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Glass Window Bridge. Eleuthera, Bahamas

These photos show not only beautiful landscapes, but also an amazing thing – a place, where two bodies of water come together. This is where the Atlantic Ocean meets the Caribbean SeaEleuthera Island. It belongs to the Bahamian archipelago.

Eleuthera is an island with an area of 484 km², very long and narrow – 180 km long and about 2 km wide. It is located to the east of the island of New Providence, at a distance of approximately 80 km from the largest city of the Bahamas and its capital Nassau. The island’s name comes from the Greek word “free”.

In the narrowest part of the island, there is Glass Window Bridge – platform, where you can watch this extraordinary natural phenomenon. Its width is only nine meters. Standing on it, you’ll find yourself between the Caribbean Sea of turquoise-green color and the dark-blue waters of the Atlantic.

It should be noted that the difference between the water not only in color. While the Atlantic Ocean rages, turquoise surface of the Caribbean Sea remains serene. It is an indescribable feeling to stand there – between the two worlds!

Earlier, northern and southern parts of the island were connected by the natural rock formation. However, since the 1940s, a number of powerful storms began to destroy it. Then, a new concrete bridge was built on the site of the aqueous merger, and stayed there until 1999, but later has also become a victim of the hurricane “Floyd.” To this day it is unknown how to deal with the elements of nature – the repair works on the Glass Window Bridge, which was created several months later, are continuous. Every year, workers are engaged in the strengthening of the shoreline and changing the damaged asphalt by the new one.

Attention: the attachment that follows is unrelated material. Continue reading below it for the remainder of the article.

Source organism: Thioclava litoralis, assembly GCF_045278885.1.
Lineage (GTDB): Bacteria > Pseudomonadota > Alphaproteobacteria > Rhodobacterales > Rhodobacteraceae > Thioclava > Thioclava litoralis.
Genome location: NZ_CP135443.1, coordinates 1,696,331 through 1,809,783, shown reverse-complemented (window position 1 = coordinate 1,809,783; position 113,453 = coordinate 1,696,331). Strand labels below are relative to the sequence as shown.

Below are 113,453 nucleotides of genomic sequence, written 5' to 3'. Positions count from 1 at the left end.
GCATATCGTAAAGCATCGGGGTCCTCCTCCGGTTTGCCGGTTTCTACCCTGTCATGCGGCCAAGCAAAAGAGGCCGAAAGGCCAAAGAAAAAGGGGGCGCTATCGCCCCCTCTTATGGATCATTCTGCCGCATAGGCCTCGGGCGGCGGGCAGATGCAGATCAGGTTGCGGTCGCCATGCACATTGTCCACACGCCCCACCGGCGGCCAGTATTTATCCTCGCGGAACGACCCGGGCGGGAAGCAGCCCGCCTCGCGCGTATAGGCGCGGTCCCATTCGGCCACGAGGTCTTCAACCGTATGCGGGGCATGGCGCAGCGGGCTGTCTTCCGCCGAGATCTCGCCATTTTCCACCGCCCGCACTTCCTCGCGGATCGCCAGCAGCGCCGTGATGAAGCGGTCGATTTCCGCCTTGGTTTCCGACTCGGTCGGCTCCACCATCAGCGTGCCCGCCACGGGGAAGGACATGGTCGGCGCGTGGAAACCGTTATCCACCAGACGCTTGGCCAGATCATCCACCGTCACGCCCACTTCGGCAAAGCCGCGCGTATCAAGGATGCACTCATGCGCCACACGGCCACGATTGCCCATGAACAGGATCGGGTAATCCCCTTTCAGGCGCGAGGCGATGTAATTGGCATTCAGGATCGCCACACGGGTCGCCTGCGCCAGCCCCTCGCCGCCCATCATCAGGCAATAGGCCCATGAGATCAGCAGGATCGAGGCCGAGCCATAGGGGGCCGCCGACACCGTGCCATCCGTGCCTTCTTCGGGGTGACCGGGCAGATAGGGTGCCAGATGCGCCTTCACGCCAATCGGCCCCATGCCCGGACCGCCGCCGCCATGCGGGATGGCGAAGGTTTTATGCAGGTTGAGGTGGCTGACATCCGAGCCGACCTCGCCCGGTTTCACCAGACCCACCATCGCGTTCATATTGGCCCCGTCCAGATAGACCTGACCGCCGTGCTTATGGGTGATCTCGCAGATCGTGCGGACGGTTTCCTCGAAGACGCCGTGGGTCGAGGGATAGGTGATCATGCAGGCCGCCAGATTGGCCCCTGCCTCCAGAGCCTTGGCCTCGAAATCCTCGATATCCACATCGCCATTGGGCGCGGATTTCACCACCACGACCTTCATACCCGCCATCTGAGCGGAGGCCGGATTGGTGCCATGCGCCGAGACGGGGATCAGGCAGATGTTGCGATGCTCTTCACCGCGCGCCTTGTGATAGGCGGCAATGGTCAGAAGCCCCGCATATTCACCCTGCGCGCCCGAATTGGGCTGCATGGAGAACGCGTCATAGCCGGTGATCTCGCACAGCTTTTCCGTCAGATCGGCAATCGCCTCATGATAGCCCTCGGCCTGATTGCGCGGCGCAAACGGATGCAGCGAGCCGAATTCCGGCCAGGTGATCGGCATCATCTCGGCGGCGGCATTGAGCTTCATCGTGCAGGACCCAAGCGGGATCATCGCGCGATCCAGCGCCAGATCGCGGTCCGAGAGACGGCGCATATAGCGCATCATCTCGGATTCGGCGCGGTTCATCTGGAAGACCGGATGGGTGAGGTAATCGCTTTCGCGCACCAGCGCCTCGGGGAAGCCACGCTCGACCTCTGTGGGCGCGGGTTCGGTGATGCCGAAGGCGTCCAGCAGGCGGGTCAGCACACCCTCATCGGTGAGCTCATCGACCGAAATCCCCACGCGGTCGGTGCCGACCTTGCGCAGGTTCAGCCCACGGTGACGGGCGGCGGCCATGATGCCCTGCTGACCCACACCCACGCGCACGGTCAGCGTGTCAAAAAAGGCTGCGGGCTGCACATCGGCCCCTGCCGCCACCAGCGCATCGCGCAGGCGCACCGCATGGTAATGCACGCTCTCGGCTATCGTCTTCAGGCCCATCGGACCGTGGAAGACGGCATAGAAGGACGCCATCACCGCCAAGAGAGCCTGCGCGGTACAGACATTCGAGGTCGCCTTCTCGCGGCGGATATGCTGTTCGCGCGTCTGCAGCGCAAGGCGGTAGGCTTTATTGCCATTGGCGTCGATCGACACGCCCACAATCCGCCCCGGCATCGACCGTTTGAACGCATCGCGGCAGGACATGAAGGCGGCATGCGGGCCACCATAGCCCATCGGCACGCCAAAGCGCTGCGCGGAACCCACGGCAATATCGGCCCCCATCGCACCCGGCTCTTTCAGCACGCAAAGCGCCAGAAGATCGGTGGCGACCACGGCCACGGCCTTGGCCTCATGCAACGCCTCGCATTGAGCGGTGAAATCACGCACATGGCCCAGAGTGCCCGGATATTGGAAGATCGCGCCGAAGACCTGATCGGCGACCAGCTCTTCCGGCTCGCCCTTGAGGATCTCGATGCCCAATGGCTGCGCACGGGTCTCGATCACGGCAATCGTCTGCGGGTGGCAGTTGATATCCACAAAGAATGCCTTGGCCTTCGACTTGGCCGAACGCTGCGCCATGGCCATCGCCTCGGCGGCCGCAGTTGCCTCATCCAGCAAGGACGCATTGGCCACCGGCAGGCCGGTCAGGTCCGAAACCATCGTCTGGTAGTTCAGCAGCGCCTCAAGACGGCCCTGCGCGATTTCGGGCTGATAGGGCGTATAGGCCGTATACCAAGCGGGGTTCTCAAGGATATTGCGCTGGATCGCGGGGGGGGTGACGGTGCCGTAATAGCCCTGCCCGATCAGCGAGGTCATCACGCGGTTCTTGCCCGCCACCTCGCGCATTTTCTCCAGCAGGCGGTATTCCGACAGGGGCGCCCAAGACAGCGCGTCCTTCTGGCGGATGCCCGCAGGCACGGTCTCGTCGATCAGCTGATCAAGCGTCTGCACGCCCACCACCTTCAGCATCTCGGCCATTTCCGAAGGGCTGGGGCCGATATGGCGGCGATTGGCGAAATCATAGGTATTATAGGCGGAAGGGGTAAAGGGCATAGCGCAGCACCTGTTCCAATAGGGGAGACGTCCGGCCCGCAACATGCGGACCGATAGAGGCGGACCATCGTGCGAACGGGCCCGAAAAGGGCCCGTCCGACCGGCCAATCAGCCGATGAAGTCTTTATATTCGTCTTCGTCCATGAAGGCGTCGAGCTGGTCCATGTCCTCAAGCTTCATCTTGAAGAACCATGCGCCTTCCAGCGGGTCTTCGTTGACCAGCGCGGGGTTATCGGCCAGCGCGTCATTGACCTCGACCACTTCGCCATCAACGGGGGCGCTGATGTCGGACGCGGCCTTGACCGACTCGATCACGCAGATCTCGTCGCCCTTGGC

Queen’s Highway Motorway, extending over the Glass Window Bridge, connects the city of Upper Bogue, with the city of Gregory Town, which are separated by a narrow strait. If you want to enjoy these magnificent views in person, you should be very careful. The fact is that the coastline from the ocean is not protected by the reefs, and the waves sweep over so strong that not only man can be washed off from the bridge, but also a car.

So, even when a man-made bridge changed the natural communication between the parts of the island, it hasn’t become eternal. Strong water pressure continuously covers the bridge and the neighboring cliffs. The shores of Eleuthera are exposed to the prolonged water erosion, therefore the coastline is constantly changing, and due to the marks we can trace how it looked like at certain times.

Eleuthera island


Glass Window Bridge. Bahamas

Eleuthera Photograph by Eric Chang


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